…is a song by Gretchen Parlato, introduced to me by the only person for whom I’d pass up an evening with Quentin Tarantino’s record and red wine collection.
How We Love is but one verse and one refrain. If it speaks to you though — if it addresses how you love your Love, one verse and one refrain is all you need.
If it speaks to you.
When I was a kid, I usedta lie in bed at night listening to my walkman, hoping one day I’d know the kinda love that Boyz II Men and them usedta be singin about. Back then, I liked the songs but I couldn’t tell you why. They definitely made me feel a kind of way, but I wasn’t sure why or how or what about. I remember hearing Vanessa Williams’ “Save the Best for Last” and asking my mama if folks really sang about what they felt or if it was all made up, just something to record so the people might like it, and buy it. I grew up concerned about whether or not the cats from 2 Live Crew really were like dogs in heat, freaks without warning? Did they really prefer their ladies face down, and ass up? I wondered: what about her face, Uncle Luke? What’s wrong with her face?
In all fairness, I can’t compare cats famous for “Me So Horny” with a tender songstress. It’s
condoms apples and oranges; it’s wrong. It’s just wrong.
Today, many years removed from wishful thinking about love, what I can comfortably speak to is the redeeming, the spiritual, the fortifying power of love, and of love songs. Unfortunately, much of what’s currently marketed to mainstream audiences has little to do with love. Mainstream music created after the New Jack Swing era and the R&B roaring nineties is almost completely devoid of real feeling. It processes virtually every emotion through the filter of sex. In 2011, love equals sex after someone pays consistently for both the dinner and the movie; and tenderness is sex set to the soulful sounds of your dopest Trey Songz mix. Y’all be makin love faces nshit. Good ol love faces. That’s tenderness, right?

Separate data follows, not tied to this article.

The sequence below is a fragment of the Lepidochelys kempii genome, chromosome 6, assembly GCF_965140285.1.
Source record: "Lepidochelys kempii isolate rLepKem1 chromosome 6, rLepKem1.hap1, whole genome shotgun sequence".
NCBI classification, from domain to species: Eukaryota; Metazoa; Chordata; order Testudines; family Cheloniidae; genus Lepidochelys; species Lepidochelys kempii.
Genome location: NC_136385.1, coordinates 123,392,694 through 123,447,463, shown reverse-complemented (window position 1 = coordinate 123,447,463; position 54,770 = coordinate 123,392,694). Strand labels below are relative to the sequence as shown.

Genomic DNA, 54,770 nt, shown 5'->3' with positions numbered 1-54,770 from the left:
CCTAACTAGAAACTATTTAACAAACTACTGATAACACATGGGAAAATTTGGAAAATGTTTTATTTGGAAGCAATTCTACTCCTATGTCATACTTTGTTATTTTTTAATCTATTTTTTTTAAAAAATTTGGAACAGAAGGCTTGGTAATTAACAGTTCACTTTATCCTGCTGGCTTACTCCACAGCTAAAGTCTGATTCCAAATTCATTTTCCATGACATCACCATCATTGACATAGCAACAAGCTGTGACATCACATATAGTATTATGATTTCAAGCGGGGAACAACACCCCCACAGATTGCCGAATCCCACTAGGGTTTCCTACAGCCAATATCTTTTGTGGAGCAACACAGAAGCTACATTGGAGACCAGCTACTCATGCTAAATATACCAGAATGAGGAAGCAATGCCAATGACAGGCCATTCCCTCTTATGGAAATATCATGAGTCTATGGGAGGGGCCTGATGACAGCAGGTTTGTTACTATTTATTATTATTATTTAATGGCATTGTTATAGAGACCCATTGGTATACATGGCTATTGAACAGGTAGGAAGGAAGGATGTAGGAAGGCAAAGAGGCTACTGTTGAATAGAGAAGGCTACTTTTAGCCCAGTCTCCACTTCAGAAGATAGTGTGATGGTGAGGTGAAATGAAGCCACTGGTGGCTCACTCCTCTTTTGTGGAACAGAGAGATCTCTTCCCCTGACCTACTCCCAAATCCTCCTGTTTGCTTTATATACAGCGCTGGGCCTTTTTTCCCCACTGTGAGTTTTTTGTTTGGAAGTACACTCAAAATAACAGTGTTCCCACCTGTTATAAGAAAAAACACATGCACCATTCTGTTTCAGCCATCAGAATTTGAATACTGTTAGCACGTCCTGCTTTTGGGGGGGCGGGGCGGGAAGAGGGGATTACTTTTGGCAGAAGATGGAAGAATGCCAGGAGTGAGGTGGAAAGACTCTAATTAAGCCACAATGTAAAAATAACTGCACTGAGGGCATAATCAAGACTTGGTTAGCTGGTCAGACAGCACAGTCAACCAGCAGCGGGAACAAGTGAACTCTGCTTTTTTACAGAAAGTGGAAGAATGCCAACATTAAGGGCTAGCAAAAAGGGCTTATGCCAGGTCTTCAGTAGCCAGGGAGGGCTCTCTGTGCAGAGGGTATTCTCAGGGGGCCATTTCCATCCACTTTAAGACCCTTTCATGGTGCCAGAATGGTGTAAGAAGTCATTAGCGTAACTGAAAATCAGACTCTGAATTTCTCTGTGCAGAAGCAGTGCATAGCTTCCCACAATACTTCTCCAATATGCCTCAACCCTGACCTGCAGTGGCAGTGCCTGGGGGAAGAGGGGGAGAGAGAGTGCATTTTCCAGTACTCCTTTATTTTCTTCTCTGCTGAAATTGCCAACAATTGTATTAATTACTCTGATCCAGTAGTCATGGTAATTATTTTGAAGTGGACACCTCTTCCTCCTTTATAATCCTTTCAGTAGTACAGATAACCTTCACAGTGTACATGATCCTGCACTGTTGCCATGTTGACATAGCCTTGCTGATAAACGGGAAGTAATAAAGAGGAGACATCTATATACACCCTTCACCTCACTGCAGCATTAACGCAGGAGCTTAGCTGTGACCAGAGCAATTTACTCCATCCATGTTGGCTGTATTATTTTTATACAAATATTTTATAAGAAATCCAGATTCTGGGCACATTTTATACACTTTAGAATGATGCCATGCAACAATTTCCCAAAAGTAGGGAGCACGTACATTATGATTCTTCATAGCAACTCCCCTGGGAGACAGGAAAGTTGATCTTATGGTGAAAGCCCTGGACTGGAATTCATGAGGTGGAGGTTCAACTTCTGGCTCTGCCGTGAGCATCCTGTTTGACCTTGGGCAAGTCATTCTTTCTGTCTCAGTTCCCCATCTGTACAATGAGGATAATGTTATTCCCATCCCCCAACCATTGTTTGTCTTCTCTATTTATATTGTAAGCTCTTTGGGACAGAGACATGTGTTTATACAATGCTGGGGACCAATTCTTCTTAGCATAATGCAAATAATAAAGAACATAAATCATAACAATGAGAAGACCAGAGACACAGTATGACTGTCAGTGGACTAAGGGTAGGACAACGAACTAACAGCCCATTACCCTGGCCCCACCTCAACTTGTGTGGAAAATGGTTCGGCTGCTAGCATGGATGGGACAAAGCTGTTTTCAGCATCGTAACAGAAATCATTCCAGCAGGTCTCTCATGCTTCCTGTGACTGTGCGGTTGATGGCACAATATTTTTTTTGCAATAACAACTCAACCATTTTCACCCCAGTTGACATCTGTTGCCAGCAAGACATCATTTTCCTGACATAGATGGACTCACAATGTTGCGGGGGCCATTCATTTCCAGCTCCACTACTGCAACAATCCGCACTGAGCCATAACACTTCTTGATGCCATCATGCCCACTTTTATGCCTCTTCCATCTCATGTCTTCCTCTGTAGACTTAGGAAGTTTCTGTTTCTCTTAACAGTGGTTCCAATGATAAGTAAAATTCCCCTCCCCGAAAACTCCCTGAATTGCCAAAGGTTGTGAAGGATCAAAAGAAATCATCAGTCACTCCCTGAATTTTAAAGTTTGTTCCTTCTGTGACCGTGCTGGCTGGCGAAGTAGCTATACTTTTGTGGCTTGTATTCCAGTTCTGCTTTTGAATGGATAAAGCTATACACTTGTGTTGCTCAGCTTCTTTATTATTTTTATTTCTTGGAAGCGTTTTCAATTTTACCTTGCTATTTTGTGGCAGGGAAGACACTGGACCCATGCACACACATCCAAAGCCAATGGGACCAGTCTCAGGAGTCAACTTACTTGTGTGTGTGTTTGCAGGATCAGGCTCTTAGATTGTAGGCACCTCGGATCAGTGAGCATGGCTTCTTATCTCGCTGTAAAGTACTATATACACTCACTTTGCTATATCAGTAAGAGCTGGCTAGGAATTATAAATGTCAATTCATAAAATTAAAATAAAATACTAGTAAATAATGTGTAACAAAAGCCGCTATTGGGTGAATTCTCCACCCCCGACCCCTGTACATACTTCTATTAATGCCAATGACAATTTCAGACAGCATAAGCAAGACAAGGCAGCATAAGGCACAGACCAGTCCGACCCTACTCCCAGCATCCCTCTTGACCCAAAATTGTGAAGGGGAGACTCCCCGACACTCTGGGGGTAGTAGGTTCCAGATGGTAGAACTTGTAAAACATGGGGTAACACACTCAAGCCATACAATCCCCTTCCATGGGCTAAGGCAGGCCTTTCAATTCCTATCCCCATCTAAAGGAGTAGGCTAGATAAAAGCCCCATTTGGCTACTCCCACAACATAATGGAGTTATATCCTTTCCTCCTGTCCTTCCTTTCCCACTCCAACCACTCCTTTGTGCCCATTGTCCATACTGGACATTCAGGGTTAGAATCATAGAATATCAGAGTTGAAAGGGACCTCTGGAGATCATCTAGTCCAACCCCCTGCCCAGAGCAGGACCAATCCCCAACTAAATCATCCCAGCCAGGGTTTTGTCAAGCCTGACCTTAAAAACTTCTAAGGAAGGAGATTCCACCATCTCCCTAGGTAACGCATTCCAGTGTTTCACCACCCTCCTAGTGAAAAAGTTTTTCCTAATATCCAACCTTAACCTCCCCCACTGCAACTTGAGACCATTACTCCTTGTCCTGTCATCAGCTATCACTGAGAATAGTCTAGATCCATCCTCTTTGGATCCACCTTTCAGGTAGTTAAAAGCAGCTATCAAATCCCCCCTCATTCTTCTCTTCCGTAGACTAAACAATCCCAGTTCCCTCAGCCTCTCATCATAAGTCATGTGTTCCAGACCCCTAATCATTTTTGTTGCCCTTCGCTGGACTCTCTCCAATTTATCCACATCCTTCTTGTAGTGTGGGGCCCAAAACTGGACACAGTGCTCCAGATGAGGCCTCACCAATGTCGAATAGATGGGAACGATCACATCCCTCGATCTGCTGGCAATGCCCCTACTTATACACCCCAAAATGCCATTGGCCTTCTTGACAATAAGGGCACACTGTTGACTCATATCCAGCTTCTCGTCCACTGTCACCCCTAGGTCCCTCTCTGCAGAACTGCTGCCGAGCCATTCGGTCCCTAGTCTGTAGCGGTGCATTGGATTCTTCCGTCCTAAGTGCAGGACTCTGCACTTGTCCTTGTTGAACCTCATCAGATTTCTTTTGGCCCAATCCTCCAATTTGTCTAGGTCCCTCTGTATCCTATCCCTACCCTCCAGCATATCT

I roll my eyes at so-called Songz, but I get it. I get what y’all get out of it. I need more though. I need a girl with a voice like Gretchen Parlato’s. To sing the single verse and the single refrain. Because I feel that she felt “slowing down creates such a beautiful melody/sounds up in the sky all realize/that you and I will go on and on/and on and on/and on…and oh how you love me/oh how we love.” Yes, yes. We will go on and on. I feel it too, girl. I don’t just get it. You see the difference?
Most of what speaks to me is old. Like 60s, 70s, and 80s old. Because them hairy chested, big bearded cats like Teddy Pendergrass and The Whispers understood love (which also could have been substituted for sex, but done so with much more class than these contemporary cats can muster). And they sang it from the soul. I don’t know if y’all know Harold Melvin & the Bluenotes like that, but you should. “I Miss You” is so motherfucking soulful.
you can look at my eyes and see/ that a great big man like me has been/cryin,cryin,cryin/cryin my soul and heart out to you…
Like, I miss her for him.